5. sergio mauro

    Of course is mass surveillance intended for abuse, however this is one of a few cases where a secret service made its job, since killing an artist for silencing others is terrorism

    1. HHJA

      This is ridiculous, you Americans have deliberately pulled the world terrorism way out of it’s definition.

      Do you know what is terrorism?
      Monsanto creating chemical weapons like Agent Orange, and selling it across the world.
      Allowing other countries to use this weapon, then when they do – the U.N. comes marching through to take over they’re oil pipes.


      Monitoring all your citizens to make sure they remain obedient slaves, that’s terrorism.

      Labeling every person that doesn’t agree with your ideoligy of patriotism, that’s terrorism.

      You, are the terrorist – if you think the NSA did a good job.

      1. Antimon555

        I was under the impression that Agent Orange killed trees and other plants, not humans.

      2. anon

        I’m sorry, but I can’t see the connection between any of the various things you’ve listed as being “terrorism”, other than that they’re all presumably things you dislike. Could you please give a concise definition of “terrorism” that includes these things? Thank you.

        My own understanding of “terrorism”, is that it includes specifically violent attacks at civilian targets aimed at inspiring a climate of general fear. Due to the word’s nature as representing something very much hated among large populations, it frequently becomes something erroneously used to refer to anything that the speaker hates in a political sense, much like the word “nazi” is often used as a general pejorative. The problem with this is that the original meaning of the term becomes harder to convey. If, as you say, the Americans hijacked the term to mean something unlike its former meaning, could you explain what that meaning was? Also, do you happen to know of another word that could be used instead of what “terrorism” is currently used to mean?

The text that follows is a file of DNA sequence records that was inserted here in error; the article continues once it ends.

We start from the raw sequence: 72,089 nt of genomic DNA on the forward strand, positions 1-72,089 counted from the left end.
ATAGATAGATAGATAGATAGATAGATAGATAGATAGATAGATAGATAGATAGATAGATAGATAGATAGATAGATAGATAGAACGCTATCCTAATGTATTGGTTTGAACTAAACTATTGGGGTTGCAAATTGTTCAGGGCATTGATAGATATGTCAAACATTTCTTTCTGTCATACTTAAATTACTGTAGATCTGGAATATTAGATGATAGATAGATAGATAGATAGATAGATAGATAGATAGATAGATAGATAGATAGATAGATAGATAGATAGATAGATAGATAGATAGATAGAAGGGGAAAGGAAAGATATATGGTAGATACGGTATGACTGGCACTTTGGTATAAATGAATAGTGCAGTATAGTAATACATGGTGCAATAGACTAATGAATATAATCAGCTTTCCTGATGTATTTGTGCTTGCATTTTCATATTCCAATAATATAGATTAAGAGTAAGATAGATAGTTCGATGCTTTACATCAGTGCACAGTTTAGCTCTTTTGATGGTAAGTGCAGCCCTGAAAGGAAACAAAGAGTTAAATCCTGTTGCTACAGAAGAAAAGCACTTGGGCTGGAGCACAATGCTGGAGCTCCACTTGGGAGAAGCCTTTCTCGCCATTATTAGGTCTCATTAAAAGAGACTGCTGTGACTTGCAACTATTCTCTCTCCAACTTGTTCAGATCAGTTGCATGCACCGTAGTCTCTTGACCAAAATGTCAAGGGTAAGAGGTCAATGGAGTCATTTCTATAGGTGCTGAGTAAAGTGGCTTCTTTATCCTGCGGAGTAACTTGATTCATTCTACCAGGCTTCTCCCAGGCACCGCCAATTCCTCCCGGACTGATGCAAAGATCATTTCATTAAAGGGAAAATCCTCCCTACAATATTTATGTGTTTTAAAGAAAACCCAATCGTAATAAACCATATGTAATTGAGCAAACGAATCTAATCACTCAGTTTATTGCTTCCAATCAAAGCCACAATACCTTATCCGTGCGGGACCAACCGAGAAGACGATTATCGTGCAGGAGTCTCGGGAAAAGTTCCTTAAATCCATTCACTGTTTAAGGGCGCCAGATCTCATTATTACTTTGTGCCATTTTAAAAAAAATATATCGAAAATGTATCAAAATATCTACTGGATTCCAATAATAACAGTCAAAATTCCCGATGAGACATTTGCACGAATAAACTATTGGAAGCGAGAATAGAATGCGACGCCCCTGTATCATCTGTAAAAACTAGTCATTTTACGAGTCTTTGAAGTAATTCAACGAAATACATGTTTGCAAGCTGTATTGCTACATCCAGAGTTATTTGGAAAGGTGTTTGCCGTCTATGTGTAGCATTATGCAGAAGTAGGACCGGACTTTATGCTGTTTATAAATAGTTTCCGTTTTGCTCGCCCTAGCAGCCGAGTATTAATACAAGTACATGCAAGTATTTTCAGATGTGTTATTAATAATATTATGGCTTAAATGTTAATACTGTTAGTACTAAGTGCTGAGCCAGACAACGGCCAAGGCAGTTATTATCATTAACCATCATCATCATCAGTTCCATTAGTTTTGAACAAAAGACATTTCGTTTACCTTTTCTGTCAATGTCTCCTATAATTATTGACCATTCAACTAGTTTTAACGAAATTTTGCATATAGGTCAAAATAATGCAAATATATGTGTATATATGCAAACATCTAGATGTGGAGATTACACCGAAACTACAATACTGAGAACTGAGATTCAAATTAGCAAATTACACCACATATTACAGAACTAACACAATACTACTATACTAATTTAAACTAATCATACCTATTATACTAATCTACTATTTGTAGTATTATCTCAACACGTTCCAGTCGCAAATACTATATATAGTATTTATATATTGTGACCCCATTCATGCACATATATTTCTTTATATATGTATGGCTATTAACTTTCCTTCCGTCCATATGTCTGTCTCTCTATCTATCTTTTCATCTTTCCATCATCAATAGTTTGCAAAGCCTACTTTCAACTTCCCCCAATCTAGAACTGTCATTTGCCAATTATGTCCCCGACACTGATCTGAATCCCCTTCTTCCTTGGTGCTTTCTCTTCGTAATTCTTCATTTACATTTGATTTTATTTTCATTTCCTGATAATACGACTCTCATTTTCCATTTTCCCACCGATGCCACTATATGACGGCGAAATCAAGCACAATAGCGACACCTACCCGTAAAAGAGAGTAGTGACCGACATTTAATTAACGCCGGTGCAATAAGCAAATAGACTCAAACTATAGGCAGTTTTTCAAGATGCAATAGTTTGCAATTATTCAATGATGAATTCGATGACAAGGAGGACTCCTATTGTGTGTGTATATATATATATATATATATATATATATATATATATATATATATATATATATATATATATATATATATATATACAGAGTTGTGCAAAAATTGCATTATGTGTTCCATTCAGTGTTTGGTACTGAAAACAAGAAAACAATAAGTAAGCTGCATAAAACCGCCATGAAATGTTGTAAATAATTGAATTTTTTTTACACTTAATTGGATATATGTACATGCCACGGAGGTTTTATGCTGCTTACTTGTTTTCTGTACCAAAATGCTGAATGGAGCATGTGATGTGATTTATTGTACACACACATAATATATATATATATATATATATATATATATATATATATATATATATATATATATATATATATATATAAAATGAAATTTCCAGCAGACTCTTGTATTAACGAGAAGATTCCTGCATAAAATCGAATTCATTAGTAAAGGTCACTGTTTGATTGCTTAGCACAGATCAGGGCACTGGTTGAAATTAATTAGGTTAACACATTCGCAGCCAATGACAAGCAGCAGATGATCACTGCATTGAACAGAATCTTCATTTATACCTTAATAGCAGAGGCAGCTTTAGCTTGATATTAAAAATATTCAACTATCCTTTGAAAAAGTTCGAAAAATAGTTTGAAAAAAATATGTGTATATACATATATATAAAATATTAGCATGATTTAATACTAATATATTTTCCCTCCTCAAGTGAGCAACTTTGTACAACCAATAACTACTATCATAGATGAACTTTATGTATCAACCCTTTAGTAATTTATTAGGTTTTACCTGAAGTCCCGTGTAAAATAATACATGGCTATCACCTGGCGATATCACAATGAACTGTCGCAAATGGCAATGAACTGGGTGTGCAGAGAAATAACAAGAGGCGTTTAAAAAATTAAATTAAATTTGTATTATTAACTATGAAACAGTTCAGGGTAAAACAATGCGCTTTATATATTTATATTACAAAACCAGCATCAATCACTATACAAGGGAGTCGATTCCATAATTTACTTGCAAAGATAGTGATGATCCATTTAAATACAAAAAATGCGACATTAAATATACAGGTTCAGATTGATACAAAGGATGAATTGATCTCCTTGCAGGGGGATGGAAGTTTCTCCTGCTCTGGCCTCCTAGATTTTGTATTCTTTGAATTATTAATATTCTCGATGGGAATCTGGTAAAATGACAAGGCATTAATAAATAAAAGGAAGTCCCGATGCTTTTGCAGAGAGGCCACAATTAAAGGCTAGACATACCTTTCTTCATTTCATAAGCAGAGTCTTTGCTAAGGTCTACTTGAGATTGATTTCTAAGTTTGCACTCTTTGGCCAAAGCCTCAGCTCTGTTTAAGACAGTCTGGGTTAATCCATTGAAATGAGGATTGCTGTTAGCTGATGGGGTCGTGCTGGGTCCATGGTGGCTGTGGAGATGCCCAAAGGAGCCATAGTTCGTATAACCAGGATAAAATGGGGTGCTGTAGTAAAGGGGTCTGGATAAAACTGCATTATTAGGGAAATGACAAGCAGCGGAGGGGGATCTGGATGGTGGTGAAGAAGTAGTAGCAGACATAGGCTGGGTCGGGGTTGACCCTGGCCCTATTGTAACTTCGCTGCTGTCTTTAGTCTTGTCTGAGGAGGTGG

6. James

    Not to worry Rick. The more they abuse their power to surveil, the more they will motivate development of systems to provide truly anonymous communications. They are simply providing the motivation to redesign the internet for anonymity. It will be good for all. The event horizon is decentralization (of both computing and social arrangements), and that is about to change the rules of the game. The world is getting better everyday.

    1. seminal directive

      I truly hope this is the case, we need ordinary citizens of the world to.understand the gravity of the situation.

      Now more than ever, we need consensus. Unfortunately too many people are ignorant of what is happening, many of the citizens of Germany were not worried about what was hapoening until it became their own personal problem, until then it was too late. What state or country will come to our aid now? The allied forces are the ones doing this, we were supposed to be the good guys… I dont have a clear idea or picture about ehat needs to be done, our actions now will need to be backed by more and more action, but what that is supposed to be.. Well thats another story. Cryptology is fine but is only a band aid to the age old problem of the greater oppression that has occurred time and time again. Decentralisation of society perhaps? Maybe, but its a pretty massive goal…

  7. Nick Taylor

    If the artist in question was a target for murder because he specifically annoys Muslim extremists, and the NSA considers monitoring Muslim extremists a national-security issue (which given the degree with which the USA also annoys Muslims extremists, is possibly fair enough)…

    … then foiling this plot could well be a side effect of “legitimate” national-security focussed surveillance. If they were monitoring jihadists and the jihadists were planning on killing someone, it’d be kindof remiss if they didn’t intervene.

  8. Antimon555

    I am sure that there are a lot of good people in USA too. People that are active privacy advocates and look at this development with worry and disgust. You should write a survival guide for them. They will need one.

Comments are closed.